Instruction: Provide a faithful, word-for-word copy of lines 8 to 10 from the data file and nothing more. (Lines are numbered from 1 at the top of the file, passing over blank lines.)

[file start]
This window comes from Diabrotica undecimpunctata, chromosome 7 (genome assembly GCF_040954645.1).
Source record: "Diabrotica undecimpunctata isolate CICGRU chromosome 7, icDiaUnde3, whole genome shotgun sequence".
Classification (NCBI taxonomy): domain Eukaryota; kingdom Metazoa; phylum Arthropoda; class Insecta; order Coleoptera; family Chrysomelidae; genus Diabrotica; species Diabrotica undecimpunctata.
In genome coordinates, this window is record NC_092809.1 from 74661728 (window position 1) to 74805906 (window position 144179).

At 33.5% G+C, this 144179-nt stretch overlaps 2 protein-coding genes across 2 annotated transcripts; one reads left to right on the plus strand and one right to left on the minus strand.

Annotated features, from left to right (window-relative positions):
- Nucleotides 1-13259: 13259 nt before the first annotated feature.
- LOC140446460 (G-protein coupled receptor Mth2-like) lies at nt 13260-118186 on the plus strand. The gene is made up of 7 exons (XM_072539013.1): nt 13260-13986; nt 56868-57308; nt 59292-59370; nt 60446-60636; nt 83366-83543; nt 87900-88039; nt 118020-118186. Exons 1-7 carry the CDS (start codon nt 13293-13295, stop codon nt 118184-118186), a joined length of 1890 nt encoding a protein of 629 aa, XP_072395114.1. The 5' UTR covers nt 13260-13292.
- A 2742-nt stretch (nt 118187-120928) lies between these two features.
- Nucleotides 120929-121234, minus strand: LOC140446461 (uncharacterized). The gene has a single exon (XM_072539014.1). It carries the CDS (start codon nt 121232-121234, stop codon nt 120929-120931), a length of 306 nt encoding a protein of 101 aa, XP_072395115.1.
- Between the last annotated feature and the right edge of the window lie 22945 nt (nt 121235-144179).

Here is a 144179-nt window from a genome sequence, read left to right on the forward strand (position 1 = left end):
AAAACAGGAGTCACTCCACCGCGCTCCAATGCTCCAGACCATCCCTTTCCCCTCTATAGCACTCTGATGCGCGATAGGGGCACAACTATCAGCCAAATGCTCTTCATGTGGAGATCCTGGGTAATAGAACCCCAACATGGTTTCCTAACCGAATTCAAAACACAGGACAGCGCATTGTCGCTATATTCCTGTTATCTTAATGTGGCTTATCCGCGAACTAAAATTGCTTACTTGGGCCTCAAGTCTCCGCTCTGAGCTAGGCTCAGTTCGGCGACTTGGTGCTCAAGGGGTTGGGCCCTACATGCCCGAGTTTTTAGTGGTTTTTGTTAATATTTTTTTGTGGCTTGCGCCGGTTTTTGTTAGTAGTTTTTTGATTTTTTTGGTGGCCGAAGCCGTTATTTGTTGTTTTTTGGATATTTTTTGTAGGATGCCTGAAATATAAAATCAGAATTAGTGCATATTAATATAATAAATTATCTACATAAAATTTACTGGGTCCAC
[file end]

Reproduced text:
- LOC140446460 (G-protein coupled receptor Mth2-like) lies at nt 13260-118186 on the plus strand. The gene is made up of 7 exons (XM_072539013.1): nt 13260-13986; nt 56868-57308; nt 59292-59370; nt 60446-60636; nt 83366-83543; nt 87900-88039; nt 118020-118186. Exons 1-7 carry the CDS (start codon nt 13293-13295, stop codon nt 118184-118186), a joined length of 1890 nt encoding a protein of 629 aa, XP_072395114.1. The 5' UTR covers nt 13260-13292.
- A 2742-nt stretch (nt 118187-120928) lies between these two features.
- Nucleotides 120929-121234, minus strand: LOC140446461 (uncharacterized). The gene has a single exon (XM_072539014.1). It carries the CDS (start codon nt 121232-121234, stop codon nt 120929-120931), a length of 306 nt encoding a protein of 101 aa, XP_072395115.1.